Here are their stories:
Frederick Rimmele '90
Frederick Rimmele III is often described as a man with a wonderful sense of humor, an outgoing, playful personality and a deep, trusting manner. He was a doctor, a teacher and a nature-lover.
Rimmele grew up in Clifton, New Jersey. He attended Montclair Kimberley Academy and was an Eagle Scout during his high school years.
At Amherst, Rimmele majored in Chemistry and English, rowed crew, was an editor and writer for the humor magazine The Sabrina and graduated Phi Beta Kappa and magna cum laude.
His thesis advisor, Professor of Chemistry Allen Kropf, said he remembers him as a "soft-spoken, serious student who was conscientious and enthusiastic in his research." Rimmele wrote his senior thesis on the role of certain proteins in one's sense of smell.
"He loved his time at the College, and made it a point to keep in touch with many members of his class," his wife, Kim Trudel, said. "It was very important to Fred to maintain friendships and relationships with people, and he did so successfully. He was always reaching out to people."
After graduation, Rimmele attended Duke Medical School. His best friend from Duke, Dr. Moshe Usadi, remembered Rimmele's medical goals. "He was unusual for Duke, because it is a research and specialty oriented medical school, and he was very interested in primary care," Usadi said. "He was always into delivering healthcare to those people who needed it."
Dr. Mike Lambke, who gave the eulogy at two recent memorial services for Rimmele, agreed. "When he chose primary care as his specialty, some people told him he was throwing his career away. But it reflected his vision."
Rimmele completed his residency training in Maine and then moved to Marblehead, Mass. There, he worked at the Hunt Family Medical Practice and taught medical students in the Beverly Hospital residency program.
Trudel des-cribed Rimmele's teaching experience as one of growth for both professor and student. "He was so into growing and learning more, and felt he had really done that in his residency," she said. "He wanted to go back and teach residents. Not only was he training new doctors, but he was being intellectually challenged himself."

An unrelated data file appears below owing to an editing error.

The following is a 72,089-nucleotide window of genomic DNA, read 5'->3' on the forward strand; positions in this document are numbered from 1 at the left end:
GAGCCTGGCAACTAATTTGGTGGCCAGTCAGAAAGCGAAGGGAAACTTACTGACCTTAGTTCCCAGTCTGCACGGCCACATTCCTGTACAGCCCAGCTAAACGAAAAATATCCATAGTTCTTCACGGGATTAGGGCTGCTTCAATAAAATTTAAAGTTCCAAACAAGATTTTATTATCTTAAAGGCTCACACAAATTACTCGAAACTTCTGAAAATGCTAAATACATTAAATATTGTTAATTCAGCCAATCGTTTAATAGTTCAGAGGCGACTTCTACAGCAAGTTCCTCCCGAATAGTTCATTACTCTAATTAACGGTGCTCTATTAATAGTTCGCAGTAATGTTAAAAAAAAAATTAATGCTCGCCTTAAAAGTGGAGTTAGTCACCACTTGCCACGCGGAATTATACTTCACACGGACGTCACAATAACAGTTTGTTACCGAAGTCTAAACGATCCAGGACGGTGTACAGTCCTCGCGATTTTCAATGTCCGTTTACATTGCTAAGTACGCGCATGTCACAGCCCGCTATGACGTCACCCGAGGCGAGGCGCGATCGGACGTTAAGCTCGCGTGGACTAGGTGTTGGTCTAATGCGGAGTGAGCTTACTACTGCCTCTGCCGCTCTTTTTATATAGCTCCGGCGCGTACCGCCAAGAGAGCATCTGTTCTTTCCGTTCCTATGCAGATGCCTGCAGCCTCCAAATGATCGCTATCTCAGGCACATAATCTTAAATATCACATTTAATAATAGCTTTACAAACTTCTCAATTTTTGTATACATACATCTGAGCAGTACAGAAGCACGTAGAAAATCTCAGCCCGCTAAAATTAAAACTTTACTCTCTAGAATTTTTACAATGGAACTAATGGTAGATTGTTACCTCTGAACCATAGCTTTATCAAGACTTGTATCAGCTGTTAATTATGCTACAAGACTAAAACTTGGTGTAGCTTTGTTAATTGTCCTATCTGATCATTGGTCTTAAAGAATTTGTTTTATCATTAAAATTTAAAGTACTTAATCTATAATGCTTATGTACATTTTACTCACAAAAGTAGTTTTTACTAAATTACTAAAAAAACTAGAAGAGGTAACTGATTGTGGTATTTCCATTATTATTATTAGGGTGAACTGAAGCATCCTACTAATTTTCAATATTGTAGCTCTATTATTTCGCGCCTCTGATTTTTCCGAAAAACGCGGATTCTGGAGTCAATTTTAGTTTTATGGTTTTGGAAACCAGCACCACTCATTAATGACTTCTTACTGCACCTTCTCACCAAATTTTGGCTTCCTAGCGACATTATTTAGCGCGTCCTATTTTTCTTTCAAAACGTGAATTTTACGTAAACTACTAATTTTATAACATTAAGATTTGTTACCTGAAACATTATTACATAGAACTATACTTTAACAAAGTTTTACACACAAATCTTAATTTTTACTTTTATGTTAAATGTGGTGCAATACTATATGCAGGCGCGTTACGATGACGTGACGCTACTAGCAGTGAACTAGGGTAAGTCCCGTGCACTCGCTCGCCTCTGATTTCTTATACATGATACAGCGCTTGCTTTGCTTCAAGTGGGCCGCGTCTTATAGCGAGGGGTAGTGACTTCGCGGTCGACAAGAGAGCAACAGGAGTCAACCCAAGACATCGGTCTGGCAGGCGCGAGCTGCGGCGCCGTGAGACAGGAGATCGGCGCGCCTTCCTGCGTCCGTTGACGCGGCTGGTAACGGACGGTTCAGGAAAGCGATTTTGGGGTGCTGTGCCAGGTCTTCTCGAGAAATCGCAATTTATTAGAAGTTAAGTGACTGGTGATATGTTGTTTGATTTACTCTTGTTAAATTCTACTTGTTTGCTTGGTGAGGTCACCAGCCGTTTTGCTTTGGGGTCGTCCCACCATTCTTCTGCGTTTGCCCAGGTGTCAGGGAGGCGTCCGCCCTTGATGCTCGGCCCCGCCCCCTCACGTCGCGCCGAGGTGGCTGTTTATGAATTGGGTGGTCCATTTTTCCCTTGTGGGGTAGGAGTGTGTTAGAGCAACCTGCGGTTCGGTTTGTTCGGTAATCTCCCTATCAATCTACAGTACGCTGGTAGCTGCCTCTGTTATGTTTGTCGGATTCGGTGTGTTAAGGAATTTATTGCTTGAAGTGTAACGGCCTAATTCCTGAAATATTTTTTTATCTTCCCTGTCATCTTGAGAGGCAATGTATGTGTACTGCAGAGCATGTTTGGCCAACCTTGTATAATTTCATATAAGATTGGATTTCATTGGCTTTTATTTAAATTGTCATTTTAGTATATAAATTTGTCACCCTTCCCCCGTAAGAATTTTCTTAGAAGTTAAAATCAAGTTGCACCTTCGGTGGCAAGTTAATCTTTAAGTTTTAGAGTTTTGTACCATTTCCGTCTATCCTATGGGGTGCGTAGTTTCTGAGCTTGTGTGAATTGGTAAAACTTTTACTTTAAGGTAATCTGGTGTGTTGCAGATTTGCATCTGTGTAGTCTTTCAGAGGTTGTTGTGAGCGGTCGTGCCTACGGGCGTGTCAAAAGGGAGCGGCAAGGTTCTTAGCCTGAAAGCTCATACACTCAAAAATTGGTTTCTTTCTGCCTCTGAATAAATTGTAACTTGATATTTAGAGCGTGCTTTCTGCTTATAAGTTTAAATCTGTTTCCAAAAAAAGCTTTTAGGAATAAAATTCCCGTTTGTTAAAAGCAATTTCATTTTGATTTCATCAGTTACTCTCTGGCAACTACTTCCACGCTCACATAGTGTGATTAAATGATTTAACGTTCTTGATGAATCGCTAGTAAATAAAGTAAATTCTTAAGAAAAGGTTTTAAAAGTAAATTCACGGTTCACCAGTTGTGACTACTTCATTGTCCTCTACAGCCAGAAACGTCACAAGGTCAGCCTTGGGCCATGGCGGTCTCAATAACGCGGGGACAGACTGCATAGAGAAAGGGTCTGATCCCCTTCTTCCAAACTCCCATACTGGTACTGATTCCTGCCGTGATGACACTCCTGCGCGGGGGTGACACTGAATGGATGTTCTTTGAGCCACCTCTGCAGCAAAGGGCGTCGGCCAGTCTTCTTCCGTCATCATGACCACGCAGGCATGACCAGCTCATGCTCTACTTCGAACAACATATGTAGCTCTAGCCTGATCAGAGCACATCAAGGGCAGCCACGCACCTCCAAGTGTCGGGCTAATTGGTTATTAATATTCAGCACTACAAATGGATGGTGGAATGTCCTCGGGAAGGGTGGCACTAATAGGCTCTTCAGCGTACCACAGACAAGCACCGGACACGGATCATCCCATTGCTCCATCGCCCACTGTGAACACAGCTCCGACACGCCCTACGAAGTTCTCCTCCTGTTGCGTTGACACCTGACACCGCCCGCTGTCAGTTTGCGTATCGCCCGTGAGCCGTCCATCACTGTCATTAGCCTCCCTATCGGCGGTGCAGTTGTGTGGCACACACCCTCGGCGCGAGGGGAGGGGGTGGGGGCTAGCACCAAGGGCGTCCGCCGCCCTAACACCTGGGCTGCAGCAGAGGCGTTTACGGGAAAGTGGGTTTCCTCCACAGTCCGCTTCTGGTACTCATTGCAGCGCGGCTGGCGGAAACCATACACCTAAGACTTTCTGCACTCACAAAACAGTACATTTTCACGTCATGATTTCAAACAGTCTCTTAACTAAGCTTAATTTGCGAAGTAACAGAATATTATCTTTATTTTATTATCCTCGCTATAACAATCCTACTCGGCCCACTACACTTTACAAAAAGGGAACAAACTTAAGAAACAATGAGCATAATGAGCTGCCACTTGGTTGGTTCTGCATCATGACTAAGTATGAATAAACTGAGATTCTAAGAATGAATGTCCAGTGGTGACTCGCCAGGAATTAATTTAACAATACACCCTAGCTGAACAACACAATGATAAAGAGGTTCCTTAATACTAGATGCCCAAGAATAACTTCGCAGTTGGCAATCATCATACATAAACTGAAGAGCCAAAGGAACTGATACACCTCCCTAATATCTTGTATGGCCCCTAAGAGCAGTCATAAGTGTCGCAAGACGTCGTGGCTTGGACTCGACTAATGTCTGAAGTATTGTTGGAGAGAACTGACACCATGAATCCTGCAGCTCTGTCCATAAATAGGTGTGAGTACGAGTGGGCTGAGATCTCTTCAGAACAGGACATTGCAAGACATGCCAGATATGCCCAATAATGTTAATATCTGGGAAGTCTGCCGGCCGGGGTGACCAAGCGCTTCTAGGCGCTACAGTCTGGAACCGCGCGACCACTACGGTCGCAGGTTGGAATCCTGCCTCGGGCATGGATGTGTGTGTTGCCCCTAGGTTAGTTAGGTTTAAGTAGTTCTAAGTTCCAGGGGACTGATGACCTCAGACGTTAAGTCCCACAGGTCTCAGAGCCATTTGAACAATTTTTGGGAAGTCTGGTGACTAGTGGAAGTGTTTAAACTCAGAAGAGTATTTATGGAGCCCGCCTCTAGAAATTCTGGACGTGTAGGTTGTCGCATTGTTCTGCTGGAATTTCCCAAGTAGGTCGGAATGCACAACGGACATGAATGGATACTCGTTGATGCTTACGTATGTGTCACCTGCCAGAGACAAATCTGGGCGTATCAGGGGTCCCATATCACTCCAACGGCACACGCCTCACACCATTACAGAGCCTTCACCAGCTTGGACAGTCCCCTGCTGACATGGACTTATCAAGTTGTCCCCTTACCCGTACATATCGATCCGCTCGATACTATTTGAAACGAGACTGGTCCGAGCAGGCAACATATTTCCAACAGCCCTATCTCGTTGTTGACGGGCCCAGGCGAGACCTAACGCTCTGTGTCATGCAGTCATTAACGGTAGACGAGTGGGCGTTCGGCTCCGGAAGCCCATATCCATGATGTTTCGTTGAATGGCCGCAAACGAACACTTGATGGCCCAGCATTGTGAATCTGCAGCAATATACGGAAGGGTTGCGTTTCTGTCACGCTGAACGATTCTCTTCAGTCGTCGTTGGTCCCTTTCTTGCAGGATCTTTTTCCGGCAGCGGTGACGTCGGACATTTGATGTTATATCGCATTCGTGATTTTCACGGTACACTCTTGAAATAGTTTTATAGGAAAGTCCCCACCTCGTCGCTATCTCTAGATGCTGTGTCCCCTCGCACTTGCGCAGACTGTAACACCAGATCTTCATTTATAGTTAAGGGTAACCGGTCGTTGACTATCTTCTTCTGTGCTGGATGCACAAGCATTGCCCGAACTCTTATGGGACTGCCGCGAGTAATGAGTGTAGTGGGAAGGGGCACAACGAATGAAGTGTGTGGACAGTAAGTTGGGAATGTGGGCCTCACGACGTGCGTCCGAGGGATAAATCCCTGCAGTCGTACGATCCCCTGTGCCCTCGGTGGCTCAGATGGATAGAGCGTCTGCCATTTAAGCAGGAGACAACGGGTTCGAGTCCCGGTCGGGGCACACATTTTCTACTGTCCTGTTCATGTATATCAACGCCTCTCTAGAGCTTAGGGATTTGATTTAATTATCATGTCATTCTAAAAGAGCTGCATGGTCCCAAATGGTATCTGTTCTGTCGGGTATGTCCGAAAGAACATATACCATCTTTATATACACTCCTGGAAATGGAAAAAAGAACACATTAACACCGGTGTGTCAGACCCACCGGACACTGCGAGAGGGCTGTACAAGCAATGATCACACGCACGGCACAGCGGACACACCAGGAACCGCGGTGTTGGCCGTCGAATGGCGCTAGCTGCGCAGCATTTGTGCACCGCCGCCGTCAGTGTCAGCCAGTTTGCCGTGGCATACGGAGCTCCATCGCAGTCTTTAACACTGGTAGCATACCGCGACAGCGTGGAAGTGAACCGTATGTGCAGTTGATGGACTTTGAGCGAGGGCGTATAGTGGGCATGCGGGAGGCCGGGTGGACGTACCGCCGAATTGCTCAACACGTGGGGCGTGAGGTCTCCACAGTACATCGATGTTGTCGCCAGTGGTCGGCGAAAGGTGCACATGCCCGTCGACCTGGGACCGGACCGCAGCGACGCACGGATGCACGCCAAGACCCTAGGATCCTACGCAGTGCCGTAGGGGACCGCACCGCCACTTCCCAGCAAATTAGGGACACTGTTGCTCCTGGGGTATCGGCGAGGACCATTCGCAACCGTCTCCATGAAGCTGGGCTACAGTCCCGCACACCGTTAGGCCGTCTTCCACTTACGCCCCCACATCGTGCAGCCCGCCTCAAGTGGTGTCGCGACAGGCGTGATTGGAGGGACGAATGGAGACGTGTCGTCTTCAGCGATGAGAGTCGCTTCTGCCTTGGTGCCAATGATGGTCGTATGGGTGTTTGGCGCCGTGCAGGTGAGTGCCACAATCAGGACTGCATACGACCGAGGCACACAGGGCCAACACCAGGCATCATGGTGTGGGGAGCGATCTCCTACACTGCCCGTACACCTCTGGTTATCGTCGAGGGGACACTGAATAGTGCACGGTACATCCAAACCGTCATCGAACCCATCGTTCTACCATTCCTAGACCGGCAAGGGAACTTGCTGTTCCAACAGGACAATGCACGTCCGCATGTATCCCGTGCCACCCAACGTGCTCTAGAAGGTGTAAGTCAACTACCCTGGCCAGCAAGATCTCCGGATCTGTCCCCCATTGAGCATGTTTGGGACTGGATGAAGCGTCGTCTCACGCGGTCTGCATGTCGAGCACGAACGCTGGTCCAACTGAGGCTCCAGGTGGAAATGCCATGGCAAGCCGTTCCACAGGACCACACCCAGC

According to those who knew him, Rimmele cared deeply for his patients. Trudel said she received over 300 letters and cards in the weeks following his death, many of them from his patients recounting Rimmele's special impact.
"Many of his patients have talked of Fred's ability to thoroughly lay out the options for treatment, discuss the pros and cons, and not just make the decision on their behalf," Trudel said. "He was very compassionate and kind and they valued his guidance."
Rimmele met Trudel, his wife of four years, on a hiking trip in Maine. Friends of the couple speak of their close relationship with each other. "They were incredible together," Usadi said. "He had always been a cheerful person, but he became happier when they met. They complemented each other so well."
"He had such a special relationship with his wife. As a couple they kept getting stronger and stronger," Lambke added. "Together they were so welcoming and honest."
Rimmele's other loves included nature and bird watching. Usadi recalled how he and Rimmele would escape the stress of medical school by fishing, exploring swamps and enjoying the outdoors.
On Sept. 11, Rimmele was headed to California, where he planned to attend a medical conference and to do some bird watching in Monterey.
Friends are devastated by his death. "He treated every human he met as a substantial, important person," Lambke said. "Fred was a remarkable person. He was the kind of person you always hoped you could be."
"At his memorial service, there were people from all different walks of life. They were there because they had the same feelings about him," Usadi said. "He had the amazing ability to bring people from different backgrounds together."